While my husband is not a therapist, he is a very wise and often psychology-savvy guy. (You kind of have to be in order to be coupled with a therapist. We are not an easy lot.) In normal-people style, he and I have been riding the roller coaster of doing well, not doing well, keeping perspective, completely losing our ish, in alternating currents with one another for about four months now.
Did I mention how raggedy we are?
The other day, while trying to work through our 19th or 20th complete crash and burn miscue, he observed to me that I seem to have been using perpetual anger to power through our challenges. I was exhausted enough to hear him. He’s right: All of this stress, on the heels of the being-a-traumatologist-through-a-pandemic stress, on the heels of five or so years of seriously threatening social and political unrest bounced me right back to my childhood homeostasis (people’s gravitational pull toward whatever is familiar,) of anger.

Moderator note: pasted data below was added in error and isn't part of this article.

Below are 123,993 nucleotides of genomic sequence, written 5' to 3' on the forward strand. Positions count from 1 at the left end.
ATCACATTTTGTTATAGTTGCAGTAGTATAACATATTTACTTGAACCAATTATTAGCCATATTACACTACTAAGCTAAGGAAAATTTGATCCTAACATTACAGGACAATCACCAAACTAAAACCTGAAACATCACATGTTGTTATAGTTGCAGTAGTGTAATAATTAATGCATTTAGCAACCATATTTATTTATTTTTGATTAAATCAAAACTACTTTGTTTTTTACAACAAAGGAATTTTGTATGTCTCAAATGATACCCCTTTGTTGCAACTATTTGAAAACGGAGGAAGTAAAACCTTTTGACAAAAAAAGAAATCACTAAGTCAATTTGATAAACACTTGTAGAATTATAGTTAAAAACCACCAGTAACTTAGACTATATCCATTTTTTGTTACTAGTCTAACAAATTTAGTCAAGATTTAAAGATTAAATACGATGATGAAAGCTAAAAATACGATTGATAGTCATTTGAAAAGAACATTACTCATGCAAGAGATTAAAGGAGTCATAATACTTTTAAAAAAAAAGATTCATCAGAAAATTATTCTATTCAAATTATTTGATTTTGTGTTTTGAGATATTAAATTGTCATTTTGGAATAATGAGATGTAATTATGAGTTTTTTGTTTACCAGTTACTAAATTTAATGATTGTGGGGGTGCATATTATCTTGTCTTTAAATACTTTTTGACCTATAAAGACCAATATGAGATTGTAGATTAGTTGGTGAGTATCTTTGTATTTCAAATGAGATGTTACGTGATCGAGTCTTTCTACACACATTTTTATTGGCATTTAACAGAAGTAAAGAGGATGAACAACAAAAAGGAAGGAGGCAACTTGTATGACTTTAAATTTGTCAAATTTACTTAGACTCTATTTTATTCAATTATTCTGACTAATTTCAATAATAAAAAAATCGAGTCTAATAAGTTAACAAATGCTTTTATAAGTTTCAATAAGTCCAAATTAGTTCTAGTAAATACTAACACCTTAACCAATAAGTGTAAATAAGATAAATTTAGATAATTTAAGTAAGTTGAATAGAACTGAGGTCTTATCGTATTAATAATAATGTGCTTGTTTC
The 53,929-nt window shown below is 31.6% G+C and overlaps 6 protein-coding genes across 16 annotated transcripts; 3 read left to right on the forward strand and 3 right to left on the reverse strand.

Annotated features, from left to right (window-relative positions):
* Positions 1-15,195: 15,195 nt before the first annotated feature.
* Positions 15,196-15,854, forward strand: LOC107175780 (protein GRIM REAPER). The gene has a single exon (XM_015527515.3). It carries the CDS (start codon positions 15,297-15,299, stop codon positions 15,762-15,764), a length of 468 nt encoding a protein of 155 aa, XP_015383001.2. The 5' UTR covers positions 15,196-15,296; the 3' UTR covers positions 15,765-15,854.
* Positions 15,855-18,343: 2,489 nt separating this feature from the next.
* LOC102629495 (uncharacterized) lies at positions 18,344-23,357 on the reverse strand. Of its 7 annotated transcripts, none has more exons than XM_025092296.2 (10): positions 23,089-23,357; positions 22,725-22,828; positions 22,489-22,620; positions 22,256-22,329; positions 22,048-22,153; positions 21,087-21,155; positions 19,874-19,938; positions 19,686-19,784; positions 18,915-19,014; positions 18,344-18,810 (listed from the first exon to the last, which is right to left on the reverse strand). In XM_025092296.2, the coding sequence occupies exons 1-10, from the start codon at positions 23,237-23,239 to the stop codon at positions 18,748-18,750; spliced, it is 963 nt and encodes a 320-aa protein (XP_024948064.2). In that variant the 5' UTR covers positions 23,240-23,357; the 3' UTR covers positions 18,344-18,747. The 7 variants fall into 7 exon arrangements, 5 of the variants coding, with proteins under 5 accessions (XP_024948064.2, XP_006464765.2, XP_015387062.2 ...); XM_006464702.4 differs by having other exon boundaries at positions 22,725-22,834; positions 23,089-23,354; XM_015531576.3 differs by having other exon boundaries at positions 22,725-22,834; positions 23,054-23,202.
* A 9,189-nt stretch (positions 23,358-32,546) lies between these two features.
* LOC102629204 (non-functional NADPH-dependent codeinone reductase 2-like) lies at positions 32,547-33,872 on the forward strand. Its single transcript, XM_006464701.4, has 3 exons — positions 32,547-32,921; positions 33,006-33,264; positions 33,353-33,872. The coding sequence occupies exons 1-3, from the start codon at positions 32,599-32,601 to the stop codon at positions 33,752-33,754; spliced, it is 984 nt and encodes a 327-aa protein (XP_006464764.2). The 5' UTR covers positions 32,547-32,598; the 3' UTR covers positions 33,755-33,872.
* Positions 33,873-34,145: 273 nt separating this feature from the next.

Functional and Dysfunctional Anger
When I was a kid, my anger was very unpleasant, and also, critically important. I was marking the plethora of things that were absolutely not alright and I was protecting myself with anger. I can say with relative certainty that my childhood anger is a big part of while I’m still alive. In addition to validating the part of me that knew my circumstances were not ok, I used the fuel of “I’ll show YOU!!!” to build a life.
Under all of this recent stress, I went back to that place where anger and “I’ll show YOU” kept me going when I was well beyond spent. It did work. However, it was excruciatingly expensive. I didn’t respect my own limits. I was adversarial with everything from lamps that needed to be put together to my husband. He had had enough.
So, Back to the Car